A Magazine for the George Mason University Community

Meet the Mason Nation: Josh Cantor

By Colleen Kearney Rich on February 6, 2017

Josh Cantor
Job: Director, Parking and Transportation

Josh Cantor didn’t aspire to a career in parking. With degrees in government and political science, he worked for a California congressman until the guy lost an election. When Cantor looked for other work, being the son of a university professor, he naturally gravitated toward higher ed and took a job in parking administration at California State University, Fullerton. In 2005, he came to Mason to serve as the university’s first director of Parking and Transportation.

Josh Cantor
Photo by Ron Aira

Home Team: Although Parking and Transportation are outsourced to third-party vendors (ps+ for parking, Reston Limousine for the shuttles), Cantor and two of his top managers are university employees. About 120 people work for the office. “The only difference is their paycheck comes from somewhere else,” he says.

No Avoiding It: Cantor sees parking as “one of those necessary evils. We are part of virtually everything that happens on campus and deal with more people than any other operation at the university. A big part of the job is knowing what’s going on on campus and what the impact is going to be—and what our role is in supporting it.”

That’s the Ticket: Contrary to what most people believe, there isn’t a quota on tickets, and they don’t write them to make money. “Writing tickets is a tool. The role of tickets isn’t to be punitive. They account for about 3.5 percent of our revenue stream, and there is no quota. It is a small part of the job.”

Up Close and Personal: When it comes to parking, Cantor says people, no matter how conscientious they are, look at it from a very personal level. “It is easy to lose your detachment if you’ve been sitting in traffic and can’t find a space. Then it is ‘Why are you doing this to me?’” That’s why Cantor sees educating people about their options as a big part of his job.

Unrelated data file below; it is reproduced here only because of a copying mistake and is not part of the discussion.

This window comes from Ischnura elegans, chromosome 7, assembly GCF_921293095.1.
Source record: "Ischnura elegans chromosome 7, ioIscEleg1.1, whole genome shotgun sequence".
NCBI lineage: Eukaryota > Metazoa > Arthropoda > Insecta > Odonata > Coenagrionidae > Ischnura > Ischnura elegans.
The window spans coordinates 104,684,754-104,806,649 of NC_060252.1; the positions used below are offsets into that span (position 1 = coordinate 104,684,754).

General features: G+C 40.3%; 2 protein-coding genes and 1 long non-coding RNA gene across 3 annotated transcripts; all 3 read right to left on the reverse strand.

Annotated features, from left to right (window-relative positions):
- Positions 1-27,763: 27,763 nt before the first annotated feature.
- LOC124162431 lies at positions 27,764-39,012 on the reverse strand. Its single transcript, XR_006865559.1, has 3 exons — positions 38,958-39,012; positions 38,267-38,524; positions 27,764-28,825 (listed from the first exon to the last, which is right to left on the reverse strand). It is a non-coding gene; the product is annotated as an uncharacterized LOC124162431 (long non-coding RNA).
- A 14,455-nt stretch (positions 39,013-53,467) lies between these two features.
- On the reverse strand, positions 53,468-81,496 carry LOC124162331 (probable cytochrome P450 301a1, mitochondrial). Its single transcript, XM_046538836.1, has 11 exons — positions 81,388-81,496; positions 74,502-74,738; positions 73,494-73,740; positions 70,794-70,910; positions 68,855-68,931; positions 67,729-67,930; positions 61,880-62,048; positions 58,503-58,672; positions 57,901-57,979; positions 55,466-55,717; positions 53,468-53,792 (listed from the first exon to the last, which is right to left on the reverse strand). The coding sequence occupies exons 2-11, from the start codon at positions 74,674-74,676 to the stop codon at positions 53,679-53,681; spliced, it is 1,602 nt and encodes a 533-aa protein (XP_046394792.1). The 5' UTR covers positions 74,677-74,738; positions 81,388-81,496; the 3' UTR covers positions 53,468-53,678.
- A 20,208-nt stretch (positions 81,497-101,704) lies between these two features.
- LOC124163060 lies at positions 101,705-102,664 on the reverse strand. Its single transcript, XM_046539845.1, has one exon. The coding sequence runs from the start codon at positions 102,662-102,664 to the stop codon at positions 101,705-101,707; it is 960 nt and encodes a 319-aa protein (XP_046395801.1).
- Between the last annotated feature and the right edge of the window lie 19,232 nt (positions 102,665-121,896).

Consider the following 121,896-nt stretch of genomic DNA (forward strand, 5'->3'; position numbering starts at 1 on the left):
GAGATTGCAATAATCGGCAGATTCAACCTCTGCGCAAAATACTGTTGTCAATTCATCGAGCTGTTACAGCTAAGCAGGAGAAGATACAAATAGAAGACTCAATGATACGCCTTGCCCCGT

Irate Customers: Cantor answers many of the complaint emails and nasty tweets himself, and encourages his staff not to take the outbursts personally. “We are looking out for everyone’s best interests. The goal with customers is getting them to a place where we can find a solution. If you do it respectfully, you can get through to people. Our front-line staff deals with more customers than I do, and I want them know that what they do makes a big difference.”

All in a Day’s Work: Cantor likes to joke that he had a full head of hair when he started working at Mason. “To do this job, you need to have a good sense of humor and you have to like people.” And after 11 years of zany parking excuses, he says he has collected some good material for a sitcom. “The job’s not boring.”

The Hours: Although he can’t be everywhere, Cantor says sometimes it is much easier to actually see for yourself what’s happening when something is going awry traffic-wise. “I’m not going to be here 24 hours, although sometimes it feels like it.” In fact he credits the university’s commitment to work/life balance and the opportunity to telework when he can as a large part of why he enjoys working at Mason.

Double duty: As the father of three boys, Cantor doesn’t have a lot of downtime as it is. All three sons are involved in scouting with the older two working toward their Eagle. And they all play ice hockey.

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